Chance and Circumstance
Lawrence M. Baskir served as general counsel and chief executive officer of President Gerald R. Ford’s clemency board for draft evaders and deserters, and William A. Strauss was director of planning and management for the board and director of the staff that prepared its final report. From these pivotal positions in the controversy surrounding the administration of the nation’s selective service laws during the Vietnam era these two men have written an exhaustive study of the operation of the selective service laws throughout the course of the war and have concluded that these laws were blatantly unfair on their face and hopelessly complicated from an administrative point of view, finally collapsing, for all practical purposes, in the depth of the conflict. If that is true, one is left with the inevitable conclusion that the United States was not only bound to lose the war in Indochina but indeed deserved to lose it.
The Vietnam conflict was America’s most painful war by any standard. It was the nation’s longest war, and one that eventually ended in defeat. It was a war where the only heroes were prisoners, who in earlier conflicts were largely forgotten or even the objects of shame. The war saw a majority of those eligible for service evade that service either legally or illegally, while many within the military deserted their posts and fled to foreign countries willing to receive them. Finally, as it became clear that America was not going to win, supporters of the war within the United States turned the greater part of their frustrations upon those Americans opposing the war, much more than upon the enemy in Indochina, and particularly upon those who openly defied the draft or deserted the military. A climate of disorder and hatred within the United States itself followed.
The thesis of this study is that the majority of young men subject to the draft during the war legally evaded service through a multitude of loopholes in the selective service laws. Those loopholes were there because the American people as represented by Congress wanted them there, and the Selective Service concurred. The system had been built up piecemeal since the resumption of the draft in 1948 and was supposedly designed to ensure that the military drafted only those men fit to serve and those not needed in the civilian economy. The problem was that such categorization was very loosely and politically defined, so that by the time the unpopular Vietnam War rolled around, clever youth, mostly from privileged and educated backgrounds, simply took advantage of the abundant legal opportunities available to them for evading military service. They did not go, and they received no public censure for not going. Even if no loophole were available to a youth, once drafted into service there were yet other ways for the clever and the manipulative to avoid combat.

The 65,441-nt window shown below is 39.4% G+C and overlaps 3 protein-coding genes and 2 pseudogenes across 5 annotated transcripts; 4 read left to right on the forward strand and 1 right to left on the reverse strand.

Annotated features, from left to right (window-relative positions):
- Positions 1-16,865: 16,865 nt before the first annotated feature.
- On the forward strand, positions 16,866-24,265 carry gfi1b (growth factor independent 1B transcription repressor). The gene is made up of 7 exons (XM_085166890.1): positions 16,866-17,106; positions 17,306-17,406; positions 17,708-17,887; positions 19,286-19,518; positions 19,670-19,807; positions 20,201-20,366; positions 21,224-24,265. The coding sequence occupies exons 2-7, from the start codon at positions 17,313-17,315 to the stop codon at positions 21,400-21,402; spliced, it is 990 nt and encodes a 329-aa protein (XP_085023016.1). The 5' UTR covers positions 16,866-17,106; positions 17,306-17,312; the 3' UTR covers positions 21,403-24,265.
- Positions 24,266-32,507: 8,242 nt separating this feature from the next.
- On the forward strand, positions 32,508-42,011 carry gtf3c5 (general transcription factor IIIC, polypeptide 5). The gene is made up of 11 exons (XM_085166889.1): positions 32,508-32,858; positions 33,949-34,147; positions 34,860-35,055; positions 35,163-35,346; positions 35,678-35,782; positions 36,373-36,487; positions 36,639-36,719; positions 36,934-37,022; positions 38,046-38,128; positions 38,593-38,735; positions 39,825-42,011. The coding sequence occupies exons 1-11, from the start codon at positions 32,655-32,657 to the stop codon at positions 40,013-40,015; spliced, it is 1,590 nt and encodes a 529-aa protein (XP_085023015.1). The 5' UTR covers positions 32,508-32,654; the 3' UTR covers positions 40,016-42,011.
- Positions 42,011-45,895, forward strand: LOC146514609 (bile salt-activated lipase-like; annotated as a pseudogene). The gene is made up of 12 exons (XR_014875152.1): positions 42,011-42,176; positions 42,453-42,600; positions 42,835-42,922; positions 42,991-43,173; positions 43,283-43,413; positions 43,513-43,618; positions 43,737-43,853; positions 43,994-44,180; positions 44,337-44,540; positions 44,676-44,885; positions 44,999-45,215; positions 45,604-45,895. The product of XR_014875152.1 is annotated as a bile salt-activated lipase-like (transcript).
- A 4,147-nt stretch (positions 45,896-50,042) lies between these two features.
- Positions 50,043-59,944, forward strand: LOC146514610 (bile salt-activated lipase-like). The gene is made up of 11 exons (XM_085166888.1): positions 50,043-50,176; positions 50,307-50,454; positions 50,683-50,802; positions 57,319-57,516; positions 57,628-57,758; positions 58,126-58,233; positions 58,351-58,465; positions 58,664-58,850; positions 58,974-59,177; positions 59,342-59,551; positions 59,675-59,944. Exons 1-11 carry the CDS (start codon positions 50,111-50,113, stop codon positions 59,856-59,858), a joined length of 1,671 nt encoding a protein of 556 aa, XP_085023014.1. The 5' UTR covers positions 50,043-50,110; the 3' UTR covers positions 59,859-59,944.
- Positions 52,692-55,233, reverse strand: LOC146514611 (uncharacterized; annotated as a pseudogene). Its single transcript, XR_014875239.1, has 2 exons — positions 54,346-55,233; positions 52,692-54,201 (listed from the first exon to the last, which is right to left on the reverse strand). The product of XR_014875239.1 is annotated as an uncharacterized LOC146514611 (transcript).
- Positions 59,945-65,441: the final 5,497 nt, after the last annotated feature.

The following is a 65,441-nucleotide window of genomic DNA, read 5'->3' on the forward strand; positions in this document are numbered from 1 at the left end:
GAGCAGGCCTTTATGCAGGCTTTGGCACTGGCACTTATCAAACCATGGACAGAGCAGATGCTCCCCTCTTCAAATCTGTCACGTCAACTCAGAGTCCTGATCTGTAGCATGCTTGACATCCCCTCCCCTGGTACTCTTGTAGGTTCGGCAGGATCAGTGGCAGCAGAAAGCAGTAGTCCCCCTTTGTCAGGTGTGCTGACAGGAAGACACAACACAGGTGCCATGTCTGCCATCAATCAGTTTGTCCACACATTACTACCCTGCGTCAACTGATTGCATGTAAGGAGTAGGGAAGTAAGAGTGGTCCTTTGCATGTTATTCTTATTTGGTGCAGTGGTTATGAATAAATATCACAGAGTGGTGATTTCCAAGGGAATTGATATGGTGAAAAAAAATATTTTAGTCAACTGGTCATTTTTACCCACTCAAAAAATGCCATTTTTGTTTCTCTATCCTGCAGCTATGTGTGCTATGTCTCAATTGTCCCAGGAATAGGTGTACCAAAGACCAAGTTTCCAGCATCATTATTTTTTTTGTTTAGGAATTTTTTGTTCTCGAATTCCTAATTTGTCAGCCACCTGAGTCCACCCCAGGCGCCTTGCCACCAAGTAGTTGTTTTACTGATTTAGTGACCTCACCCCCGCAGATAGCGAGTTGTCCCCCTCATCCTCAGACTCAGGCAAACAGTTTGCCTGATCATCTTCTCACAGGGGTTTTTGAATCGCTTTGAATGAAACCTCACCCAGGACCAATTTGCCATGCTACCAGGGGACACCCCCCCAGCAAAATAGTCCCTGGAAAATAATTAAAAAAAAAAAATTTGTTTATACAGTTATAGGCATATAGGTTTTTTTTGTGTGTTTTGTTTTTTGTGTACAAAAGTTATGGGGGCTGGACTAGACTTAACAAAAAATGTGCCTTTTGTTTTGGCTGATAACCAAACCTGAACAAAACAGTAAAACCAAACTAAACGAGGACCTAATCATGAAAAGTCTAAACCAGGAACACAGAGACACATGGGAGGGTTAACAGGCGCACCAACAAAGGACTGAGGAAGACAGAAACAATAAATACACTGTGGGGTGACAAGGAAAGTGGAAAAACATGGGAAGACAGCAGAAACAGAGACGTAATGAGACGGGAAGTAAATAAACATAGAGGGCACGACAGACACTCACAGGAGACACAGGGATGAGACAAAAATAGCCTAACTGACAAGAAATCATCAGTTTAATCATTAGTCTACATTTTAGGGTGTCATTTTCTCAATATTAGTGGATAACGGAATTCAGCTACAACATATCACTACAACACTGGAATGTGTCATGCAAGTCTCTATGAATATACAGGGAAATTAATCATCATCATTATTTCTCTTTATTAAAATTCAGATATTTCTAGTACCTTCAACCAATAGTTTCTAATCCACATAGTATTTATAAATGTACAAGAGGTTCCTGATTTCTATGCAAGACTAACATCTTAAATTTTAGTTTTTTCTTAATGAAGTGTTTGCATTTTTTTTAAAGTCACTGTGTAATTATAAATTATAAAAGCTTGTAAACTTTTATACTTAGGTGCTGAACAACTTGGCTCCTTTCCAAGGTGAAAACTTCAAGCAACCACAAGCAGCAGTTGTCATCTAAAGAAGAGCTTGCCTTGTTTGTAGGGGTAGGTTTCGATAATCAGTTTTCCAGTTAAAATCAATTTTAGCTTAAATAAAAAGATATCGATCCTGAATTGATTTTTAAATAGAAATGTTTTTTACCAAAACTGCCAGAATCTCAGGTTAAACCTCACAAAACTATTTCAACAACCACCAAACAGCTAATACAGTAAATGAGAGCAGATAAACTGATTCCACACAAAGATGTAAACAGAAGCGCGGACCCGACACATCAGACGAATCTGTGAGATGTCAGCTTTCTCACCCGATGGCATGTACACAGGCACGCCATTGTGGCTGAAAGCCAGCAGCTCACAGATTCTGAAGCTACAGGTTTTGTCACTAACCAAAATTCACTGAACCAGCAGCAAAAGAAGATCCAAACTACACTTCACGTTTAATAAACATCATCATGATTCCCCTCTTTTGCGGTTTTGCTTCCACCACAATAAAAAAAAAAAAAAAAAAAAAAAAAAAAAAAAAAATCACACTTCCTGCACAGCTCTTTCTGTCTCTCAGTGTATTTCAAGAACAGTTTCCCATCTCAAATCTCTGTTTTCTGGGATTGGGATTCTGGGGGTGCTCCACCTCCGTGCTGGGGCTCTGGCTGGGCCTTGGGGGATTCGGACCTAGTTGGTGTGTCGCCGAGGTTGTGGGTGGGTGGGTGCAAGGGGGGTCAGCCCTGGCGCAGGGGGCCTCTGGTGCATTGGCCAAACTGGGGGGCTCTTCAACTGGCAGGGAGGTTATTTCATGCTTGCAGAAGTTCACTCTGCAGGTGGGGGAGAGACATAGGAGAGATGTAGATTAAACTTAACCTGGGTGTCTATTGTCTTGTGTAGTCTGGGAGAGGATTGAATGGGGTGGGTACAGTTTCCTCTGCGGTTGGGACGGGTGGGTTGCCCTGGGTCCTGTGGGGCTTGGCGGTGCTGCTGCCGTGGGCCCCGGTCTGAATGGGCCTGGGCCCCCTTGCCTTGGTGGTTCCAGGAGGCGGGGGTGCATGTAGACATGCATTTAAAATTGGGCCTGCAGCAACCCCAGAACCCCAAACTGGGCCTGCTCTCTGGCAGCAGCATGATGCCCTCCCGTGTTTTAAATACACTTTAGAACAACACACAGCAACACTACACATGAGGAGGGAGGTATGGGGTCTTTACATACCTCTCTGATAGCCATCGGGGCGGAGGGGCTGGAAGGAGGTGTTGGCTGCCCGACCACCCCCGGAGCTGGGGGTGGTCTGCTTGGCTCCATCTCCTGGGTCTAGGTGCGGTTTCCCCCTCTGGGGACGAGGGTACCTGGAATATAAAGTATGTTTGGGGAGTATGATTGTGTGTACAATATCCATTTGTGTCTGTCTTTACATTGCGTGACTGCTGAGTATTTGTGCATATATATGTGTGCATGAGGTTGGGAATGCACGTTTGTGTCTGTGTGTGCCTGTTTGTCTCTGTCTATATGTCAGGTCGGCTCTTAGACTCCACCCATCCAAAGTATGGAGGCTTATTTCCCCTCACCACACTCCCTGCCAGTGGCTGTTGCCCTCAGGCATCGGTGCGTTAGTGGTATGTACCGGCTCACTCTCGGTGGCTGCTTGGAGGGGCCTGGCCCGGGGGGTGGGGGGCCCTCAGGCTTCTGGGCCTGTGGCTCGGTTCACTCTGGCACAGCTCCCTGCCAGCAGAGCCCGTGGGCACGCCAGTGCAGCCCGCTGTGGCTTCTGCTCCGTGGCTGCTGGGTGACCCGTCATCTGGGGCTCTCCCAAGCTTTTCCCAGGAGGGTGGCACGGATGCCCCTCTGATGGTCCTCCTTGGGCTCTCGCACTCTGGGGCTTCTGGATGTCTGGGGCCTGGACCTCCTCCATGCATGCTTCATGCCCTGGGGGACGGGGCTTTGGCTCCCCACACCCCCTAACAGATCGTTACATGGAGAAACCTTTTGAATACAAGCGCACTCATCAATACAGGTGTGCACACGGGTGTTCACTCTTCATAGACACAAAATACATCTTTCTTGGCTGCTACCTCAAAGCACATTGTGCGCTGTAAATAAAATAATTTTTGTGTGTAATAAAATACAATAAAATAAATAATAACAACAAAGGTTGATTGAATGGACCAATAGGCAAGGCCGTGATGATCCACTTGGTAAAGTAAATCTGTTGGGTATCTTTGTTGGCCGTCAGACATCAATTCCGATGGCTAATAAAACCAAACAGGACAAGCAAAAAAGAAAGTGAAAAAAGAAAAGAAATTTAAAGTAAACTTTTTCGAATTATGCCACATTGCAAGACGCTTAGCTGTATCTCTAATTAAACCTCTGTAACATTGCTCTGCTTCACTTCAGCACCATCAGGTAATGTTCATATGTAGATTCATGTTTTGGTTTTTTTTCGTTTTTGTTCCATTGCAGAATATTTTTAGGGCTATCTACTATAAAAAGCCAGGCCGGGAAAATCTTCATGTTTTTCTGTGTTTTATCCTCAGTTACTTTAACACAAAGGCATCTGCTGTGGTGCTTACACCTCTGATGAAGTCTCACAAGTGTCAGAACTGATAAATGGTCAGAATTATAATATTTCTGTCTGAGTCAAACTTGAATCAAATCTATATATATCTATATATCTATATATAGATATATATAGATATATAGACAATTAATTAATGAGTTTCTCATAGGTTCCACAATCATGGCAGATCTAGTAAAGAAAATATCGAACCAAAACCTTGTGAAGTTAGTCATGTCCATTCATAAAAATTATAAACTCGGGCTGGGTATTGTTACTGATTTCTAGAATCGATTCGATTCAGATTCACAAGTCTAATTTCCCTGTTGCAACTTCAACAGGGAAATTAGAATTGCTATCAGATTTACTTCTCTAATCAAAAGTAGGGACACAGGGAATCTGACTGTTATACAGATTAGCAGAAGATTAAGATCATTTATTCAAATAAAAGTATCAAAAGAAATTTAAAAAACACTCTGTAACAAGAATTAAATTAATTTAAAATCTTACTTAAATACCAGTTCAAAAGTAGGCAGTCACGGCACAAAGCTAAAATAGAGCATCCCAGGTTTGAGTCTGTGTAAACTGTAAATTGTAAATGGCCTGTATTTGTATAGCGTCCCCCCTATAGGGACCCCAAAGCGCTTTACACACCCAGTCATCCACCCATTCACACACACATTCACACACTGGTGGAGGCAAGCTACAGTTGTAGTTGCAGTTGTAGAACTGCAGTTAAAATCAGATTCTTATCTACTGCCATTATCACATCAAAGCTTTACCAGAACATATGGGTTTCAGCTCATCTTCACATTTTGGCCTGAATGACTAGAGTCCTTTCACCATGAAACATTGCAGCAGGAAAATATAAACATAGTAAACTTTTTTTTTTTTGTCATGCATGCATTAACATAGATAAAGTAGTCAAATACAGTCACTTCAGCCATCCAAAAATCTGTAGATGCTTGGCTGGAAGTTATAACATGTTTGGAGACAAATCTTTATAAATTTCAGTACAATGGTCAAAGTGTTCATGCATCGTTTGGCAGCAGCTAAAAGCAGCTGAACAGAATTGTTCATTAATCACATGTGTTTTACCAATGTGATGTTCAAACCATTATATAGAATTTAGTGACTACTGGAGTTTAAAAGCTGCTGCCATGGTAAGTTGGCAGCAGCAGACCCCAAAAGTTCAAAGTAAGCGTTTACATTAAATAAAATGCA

The complexity of the draft laws, with all their loopholes, together with all of the bureaucratic procedures and “safeguards” in the administration of the laws, meant that the system would collapse if enough people wanted to “gum it up.” This apparently was what happened by 1971, when the system began to fall of its own weight. A body of complex law and procedure, administered by local boards composed of citizens who were often totally ignorant of the law, assisted by low-level civil service clerks, was a perfect target for draft resisters with clever lawyers. There were plenty of courts presided over by sympathetic judges willing to listen to cases where incompetent draft boards made errors in administering a hopelessly complex set of laws. These courts increasingly found that local boards were in violation of Supreme Court rulings on the operation of the law, and draft offenders generally went free. The fact is that the law was so complicated that no board could really avoid making a fatal error in a controversial case,...
(The entire section is 1592 words.)